2. Contract – In addition to consent, another lawful basis for processing data is if the processing of personal data is necessary for the performance of a contract. Password reset, billing notifications, and onboarding communication would likely fall under this lawful basis. In other words, if its a customer who transacts with you, there are certain processing tasks that must be undertaken for your to provide the service.
How We Use Personal Data
We are committed to full transparency in the handling and processing of your customers’ personal data that you control.
The User Data we collect: Name, Email, Phone, Address, Country, IP, and Username (if not a user, it's automatically generated).
We track the following activities: transactions, helpdesk tickets, memberships, associated lists, and associated sequences.
Data is stored or deleted at the Controllers' request. When a Controller ceases to be an active customer, their accumulated data is retired to a storage cluster of servers with no front-facing access. After an arbitrary period of time, the data is deleted.
Data Subject Rights
Under the GDPR, EU data subjects are certain rights regarding their data.
The Right to Data Portability and the Right to Access
The Right to be Forgotten and The Right to Restriction of Processing
Unless otherwise required by law, in the event that we receive any type of request from a data subject, we will engage the respective customer within seven days to respond to the data subject request.
Data Processing Addendum
Our data processing addendum (DPA) to our End-User Licensing Agreement formalizes many of the details described on this site in specific legal language. As part of the EULA, the DPA will govern the terms by which we, as a data processor, processes data on behalf of its customers (who are typically data controllers) in accordance with Article 28 of the GDPR.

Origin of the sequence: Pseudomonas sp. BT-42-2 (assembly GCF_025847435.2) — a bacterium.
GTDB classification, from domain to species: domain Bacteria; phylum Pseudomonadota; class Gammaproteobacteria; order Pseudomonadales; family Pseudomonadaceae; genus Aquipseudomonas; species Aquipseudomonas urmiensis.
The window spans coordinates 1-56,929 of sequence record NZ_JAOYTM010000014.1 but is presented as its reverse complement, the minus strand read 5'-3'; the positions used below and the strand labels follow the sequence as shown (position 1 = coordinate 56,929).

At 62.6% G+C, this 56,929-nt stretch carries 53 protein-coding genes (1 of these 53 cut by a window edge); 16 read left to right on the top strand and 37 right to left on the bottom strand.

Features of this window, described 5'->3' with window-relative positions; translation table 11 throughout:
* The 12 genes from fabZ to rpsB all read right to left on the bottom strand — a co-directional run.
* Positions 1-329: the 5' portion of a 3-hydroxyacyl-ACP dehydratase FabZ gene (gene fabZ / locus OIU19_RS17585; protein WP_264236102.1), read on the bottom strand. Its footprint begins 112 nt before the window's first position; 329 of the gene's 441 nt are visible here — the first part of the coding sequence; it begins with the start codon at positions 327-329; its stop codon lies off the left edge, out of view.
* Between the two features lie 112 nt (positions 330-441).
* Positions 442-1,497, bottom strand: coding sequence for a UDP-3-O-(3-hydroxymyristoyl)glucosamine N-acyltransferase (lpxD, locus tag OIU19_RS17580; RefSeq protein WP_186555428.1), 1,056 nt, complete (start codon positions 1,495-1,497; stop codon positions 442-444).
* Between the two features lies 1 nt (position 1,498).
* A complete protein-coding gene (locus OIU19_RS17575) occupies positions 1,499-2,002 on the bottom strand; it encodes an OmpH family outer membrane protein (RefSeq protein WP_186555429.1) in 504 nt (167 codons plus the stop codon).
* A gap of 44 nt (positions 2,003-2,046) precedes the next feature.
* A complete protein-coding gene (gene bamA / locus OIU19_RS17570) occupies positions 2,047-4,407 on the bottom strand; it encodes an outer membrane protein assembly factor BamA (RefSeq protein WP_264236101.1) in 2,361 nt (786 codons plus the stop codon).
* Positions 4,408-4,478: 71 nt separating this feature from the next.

sub-processors engaged in delivering our services
countries through which the data is passed (cross-border protocol)
security measures undertaken to ensure that your data is kept private
breach notification protocol
FREQUENTLY ASKED QUESTIONS
Does the GDPR impact businesses outside of the EU?
In many cases, yes. Even businesses that are not based in the EU are considered to be subject to the GDPR if they are collecting personal data on EU residents. Enforcement of the GDPR outside of the EU will be by EU authorities and it remains to be seen how aggressive they will be. Consult your own legal counsel but it is widely accepted that companies that collect personal data from EU residents will be subject to the requirements of the GDPR.
Does the GDPR require data to be stored in the EU?
The GDPR does not require that data processing (including storage of data) be limited to the EU. The EU-US Privacy Shield is one of several valid lawful mechanisms to transfer data between the EU and the US. In addition to Privacy Shield, our Data Processing Addendum includes the EU Model Clauses, which is also a valid mechanism for the lawful transfer of data between the EU and US.
Do you have a Data Processing Policy?
Yes! Our Data Processing Addendum to our EULA contains the details of our data processing and how we work with Controllers and Subprocessors to comply with the applicable regulations and to ensure the privacy of your data.
In accordance with Article 38 of the GDPR, members of the public may contact the DPO with regard to issues related to processing of their personal data and to exercise their rights under the GDPR – for example, to object to the processing of their data in cases where the data controller (i.e., our customer) does not provide an adequate response.